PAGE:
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Grass Valley delivers on 4K editing

Japan’s Kansai Telecasting Corporation based in Osaka, has migrated to a full 4K editing system, plus newsroom systems from Grass Valley.

Japan’s KTV, the Kansai Telecasting Corporation based in Osaka, has migrated to a full 4K editing system, plus newsroom systems from Grass Valley. The station has purchased the Edius HDWS 4K desktop turnkey system and Edius Elite HDWS 3GX system for realtime 4K editing.

KTV also bought the GV Stratus Nonlinear Media Production system and K2 Summit media server for a complete, file-based workflow to be used in conjunction with Edius for editing across its newsroom operations.

Grass Valley had demonstrated 4K and future 8K support for Edius at InterBEE in Japan last November, which impressed KTV staff. “After seeing 4K and 8K demonstrations of Edius at InterBEE last year, we decided that the software was the real lynchpin in our 4K plan and the right purchase for our organisation,” explained Takashi Nogami, deputy manager of videotape and editing division at KTV. “Edius is such great value because not only does it let us edit in 4K, we can also convert between different resolutions, aspect ratios, and frame rates in realtime. It really lets us focus on creativity so we can deliver higher quality content to our viewers.”

Support for editing at higher resolutions in Edius is made possible by Grass Valley’s HQX Codec, which dramatically improves editing response time and is the key technology behind its realtime capabilities. Supporting 4K today as well as 8K in the future, with a native 64-bit architecture, Edius 7 is the latest version of Grass Valley’s editing software (the first version of which was launched ten years ago), is compatible with all major file formats and can edit in real time without rendering.

Ahead in the clouds

Grass Valley will provide users of Edius 7 with the ability to transcode to a streaming format directly from their HQ/HQX assets, using Microsoft’s Azure Media Services. Microsoft has licensed support for the HQ and HQX codecs, which should offer Edius users improved functionality and the flexibility to upload and stream content to a wider variety of environments through the cloud. Edius 7 runs on Windows 7 and Windows 8.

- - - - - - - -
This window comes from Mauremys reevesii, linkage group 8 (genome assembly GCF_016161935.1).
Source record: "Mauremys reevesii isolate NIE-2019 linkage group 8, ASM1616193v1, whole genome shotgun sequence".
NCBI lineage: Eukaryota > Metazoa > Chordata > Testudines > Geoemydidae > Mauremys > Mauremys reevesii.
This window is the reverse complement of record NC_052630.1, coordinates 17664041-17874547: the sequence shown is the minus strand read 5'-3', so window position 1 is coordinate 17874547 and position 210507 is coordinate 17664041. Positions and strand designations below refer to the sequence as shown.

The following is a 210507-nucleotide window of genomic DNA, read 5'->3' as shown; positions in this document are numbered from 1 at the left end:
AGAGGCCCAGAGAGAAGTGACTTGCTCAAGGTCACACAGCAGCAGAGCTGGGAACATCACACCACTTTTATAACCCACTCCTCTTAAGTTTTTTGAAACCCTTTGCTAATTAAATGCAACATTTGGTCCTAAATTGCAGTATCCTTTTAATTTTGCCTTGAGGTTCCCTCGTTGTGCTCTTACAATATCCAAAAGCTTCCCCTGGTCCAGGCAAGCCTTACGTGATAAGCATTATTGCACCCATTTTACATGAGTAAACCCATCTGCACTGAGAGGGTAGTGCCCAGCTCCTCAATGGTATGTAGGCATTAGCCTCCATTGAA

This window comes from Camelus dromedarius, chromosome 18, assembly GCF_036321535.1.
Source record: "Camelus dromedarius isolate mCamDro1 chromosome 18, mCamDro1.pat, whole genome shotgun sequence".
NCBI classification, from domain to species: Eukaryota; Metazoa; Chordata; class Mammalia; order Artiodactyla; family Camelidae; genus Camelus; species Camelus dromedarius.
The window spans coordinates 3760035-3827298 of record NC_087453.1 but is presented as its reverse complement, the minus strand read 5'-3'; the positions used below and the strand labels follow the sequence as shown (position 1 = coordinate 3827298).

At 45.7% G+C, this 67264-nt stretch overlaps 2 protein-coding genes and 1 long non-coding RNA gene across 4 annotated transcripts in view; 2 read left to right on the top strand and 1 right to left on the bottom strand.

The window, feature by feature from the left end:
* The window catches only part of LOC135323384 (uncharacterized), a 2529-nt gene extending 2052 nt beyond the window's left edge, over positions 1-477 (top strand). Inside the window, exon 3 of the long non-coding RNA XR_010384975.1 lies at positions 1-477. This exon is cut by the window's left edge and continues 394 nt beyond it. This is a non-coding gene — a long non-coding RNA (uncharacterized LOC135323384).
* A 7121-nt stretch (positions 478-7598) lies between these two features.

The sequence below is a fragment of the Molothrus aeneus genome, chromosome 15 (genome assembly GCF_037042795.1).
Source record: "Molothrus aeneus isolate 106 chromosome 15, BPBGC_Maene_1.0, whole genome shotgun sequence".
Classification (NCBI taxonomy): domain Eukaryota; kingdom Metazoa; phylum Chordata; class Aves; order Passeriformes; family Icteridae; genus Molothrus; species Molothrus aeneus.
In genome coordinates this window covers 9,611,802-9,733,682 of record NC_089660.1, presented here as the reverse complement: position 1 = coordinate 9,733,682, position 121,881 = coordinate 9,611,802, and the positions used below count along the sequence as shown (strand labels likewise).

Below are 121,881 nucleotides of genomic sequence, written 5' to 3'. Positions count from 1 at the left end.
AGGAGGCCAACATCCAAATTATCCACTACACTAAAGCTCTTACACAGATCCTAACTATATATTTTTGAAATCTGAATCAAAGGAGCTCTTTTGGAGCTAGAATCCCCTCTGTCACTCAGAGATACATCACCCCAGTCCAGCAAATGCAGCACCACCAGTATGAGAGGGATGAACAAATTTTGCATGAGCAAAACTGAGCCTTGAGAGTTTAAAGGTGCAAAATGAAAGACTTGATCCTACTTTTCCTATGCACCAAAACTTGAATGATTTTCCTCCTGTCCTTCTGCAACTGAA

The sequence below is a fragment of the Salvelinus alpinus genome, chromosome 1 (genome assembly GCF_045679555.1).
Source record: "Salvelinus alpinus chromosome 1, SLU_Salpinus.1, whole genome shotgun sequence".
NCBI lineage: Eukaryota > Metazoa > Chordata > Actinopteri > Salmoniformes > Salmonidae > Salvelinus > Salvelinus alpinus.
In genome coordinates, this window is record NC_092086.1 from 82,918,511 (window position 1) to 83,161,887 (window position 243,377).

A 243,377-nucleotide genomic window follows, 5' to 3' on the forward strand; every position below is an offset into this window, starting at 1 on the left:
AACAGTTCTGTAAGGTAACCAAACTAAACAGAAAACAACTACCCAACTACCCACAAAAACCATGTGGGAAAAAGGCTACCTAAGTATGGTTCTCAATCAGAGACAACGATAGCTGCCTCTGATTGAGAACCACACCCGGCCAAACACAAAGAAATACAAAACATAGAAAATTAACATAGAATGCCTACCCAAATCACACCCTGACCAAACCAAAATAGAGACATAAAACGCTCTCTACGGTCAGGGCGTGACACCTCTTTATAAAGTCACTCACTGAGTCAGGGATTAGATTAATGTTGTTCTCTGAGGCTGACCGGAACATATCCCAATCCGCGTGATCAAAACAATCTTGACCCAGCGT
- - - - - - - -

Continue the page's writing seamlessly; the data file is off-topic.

“The number of different sources and formats that content producers are working with is mirrored by the growing number of delivery formats that end users are demanding—whether that means video files, web streams, podcasts, or a host of other formats,” said Mike Cronk, senior VP strategic marketing, Grass Valley.

The Microsoft Azure cloud-computing platform includes infrastructure for building, deploying, and managing applications and services through a global network of Microsoft-managed data centres. It enables users to create, manage, and distribute media in the cloud, with support for a multitude of programming languages, tools, and frameworks.

“When faced with a complex assortment of input sources, a demanding creative brief, and a tight deadline, the speed and transparency benefits of intermediate codecs are hugely significant,” said Sudheer Sirivara, director, Microsoft Azure Media Services. “Grass Valley’s HQ and HQX codecs provide a combination of unrivalled advantages that add up to increased creativity for content producers and editors, and ultimately increased value to our clients.”

DaVinci Resolves to integrate Edius

The latest version of Blackmagic Design’s DaVinci Resolve colour correction software (version 11) also has support for the HQ and HQX codecs, which should offer users a much more streamlined workflow.

It will provide Edius users with a smoother import and export, with quicker access to Resolve’s powerful and creative colour correction toolset.

The HQ/HQX intermediate codecs will sit in a .mov container, so that users can import raw 4K files directly into Resolve, colour correct as required, and then export the clip as an HQX file directly into Edius. It will also allow editors to exchange projects in EDL format (AAF exchange support is scheduled for a future release of Edius), which would allow a round trip workflow between Edius and DaVinci Resolve in HQX.